Natural Dyes - Why Our Planet Depends On Naturally Dyed Materials

The difference between natural and synthetic dyes is that synthetic dyes are chemically-manufactured where natural dyes are directly sourced from nature. Natural dyes, although pure from chemicals, are often times more expensive than chemical dyes. This is why most textile and clothing industries have shifted to using chemical dyes. 

Discovered in the mid-19th century, mauveine, the first man-made color, transformed textile manufacturing. These synthetic colors allowed manufacturers to operate in large quantities and offer vivid, rich colors easily. They became the "best" option because of improved colorfastness, better shade consistency and more reliable resources.⁣ This ease of use comes with a price, though. 

The textile dyes significantly compromise the aesthetic quality of water bodies, increase biochemical and chemical oxygen demand, impair photosynthesis, inhibit plant growth, penetrate the food chain, provide recalcitrance and bioaccumulation and may promote toxicity, mutations and carcinogenicity. 

Groundwater, rivers and streams near civilizations are being severely affected. With such a high demand for cheap clothes and textiles, factories find cheap, quick ways to produce products at high volumes. Tirupur, India is home to many factories specifically used for making and dyeing clothes. These factories have been dumping the wastewater from production into rivers in the area. Despite regulations, they continue the process, rendering local and groundwater undrinkable.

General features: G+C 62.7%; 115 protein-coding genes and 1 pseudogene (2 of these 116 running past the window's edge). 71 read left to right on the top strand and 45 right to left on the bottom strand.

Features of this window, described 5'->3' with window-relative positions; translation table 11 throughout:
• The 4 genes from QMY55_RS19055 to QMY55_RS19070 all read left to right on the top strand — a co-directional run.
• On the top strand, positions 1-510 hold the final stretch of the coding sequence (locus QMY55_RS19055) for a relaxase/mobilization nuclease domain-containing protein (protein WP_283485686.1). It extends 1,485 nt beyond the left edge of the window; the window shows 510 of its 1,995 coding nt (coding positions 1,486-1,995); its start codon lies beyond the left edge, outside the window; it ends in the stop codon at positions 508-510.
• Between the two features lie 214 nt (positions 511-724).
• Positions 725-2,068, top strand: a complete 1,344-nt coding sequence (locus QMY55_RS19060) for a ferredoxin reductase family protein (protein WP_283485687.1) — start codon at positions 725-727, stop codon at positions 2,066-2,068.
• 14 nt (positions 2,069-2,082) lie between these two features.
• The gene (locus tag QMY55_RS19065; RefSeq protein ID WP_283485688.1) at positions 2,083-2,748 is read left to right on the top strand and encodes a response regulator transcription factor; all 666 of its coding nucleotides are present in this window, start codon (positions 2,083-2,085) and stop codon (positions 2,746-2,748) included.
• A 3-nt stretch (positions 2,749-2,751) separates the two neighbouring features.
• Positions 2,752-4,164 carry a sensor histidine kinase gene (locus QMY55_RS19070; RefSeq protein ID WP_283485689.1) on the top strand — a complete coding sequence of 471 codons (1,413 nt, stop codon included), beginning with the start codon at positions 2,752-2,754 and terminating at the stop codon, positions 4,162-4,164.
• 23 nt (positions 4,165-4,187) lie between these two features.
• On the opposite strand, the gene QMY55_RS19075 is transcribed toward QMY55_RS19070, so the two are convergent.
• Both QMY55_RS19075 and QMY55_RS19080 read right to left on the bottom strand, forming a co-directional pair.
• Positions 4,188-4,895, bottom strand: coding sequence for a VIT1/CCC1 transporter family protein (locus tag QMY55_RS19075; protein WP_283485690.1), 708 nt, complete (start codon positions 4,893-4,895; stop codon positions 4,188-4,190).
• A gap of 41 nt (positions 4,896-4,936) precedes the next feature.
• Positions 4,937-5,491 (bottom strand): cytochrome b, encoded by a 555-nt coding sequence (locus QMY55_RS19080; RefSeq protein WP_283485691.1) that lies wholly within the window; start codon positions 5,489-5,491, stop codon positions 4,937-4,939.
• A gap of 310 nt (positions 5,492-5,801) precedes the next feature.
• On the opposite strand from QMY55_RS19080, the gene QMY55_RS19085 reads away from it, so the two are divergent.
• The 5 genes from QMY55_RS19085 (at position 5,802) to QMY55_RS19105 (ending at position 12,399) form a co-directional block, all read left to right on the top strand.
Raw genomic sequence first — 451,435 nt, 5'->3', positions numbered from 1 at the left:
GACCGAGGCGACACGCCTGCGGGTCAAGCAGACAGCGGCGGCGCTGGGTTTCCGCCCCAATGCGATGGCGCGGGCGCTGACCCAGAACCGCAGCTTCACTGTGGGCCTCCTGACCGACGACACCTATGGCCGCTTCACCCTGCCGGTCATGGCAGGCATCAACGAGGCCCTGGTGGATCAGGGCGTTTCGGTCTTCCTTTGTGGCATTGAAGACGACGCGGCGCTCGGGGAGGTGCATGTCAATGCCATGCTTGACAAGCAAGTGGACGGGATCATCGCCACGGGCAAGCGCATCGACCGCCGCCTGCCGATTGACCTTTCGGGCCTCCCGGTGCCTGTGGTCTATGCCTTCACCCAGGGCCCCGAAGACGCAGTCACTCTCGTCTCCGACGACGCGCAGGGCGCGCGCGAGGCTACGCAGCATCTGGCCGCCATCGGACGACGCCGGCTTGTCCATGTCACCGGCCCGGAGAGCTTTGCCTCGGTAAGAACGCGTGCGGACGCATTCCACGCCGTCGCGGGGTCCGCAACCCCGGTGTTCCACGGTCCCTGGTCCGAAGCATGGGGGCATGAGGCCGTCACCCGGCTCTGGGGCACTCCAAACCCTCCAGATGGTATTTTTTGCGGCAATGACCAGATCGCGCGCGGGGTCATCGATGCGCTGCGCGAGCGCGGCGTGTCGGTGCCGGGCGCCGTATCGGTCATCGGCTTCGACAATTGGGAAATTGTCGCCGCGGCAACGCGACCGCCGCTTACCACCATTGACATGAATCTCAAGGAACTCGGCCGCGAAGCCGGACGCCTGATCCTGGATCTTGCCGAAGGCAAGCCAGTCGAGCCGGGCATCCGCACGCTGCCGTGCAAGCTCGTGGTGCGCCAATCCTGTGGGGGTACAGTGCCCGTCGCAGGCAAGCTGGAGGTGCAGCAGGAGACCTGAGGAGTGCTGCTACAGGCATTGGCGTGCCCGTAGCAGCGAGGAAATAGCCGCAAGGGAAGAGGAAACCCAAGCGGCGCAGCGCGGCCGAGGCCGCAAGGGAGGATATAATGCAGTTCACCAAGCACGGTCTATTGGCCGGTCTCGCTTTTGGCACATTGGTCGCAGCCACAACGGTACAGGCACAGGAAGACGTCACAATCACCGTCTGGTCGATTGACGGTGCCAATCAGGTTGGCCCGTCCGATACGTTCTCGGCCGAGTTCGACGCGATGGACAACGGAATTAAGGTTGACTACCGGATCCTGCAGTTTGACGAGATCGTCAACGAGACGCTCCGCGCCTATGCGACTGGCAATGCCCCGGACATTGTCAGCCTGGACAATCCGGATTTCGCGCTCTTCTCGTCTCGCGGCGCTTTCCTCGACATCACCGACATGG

Natural dyes have an older, more intentional heritage. Natural dyes are derived from plants, fungi, animals, fruits, insects, minerals and other natural resources. 

In terms of the future, natural dyes are an economically and environmentally viable option for textile design. Natural dyes are vastly more beneficial for the environment when compared to synthetic dyes. Further more, natural dyes are economically beneficial to the country in terms of exporting them. Such an economic benefit, however, requires the textile industry to desire to purchase natural dyes over cheaper, synthetic dyes. This option is not economically viable for the textile industry, which is why synthetic dyes are in more demand. Textile industries need to recognize the benefits of natural dyes in terms of the environment and actively make choices in purchasing eco friendly, non-toxic, natural dyes over chemically-produced synthetic dyes.

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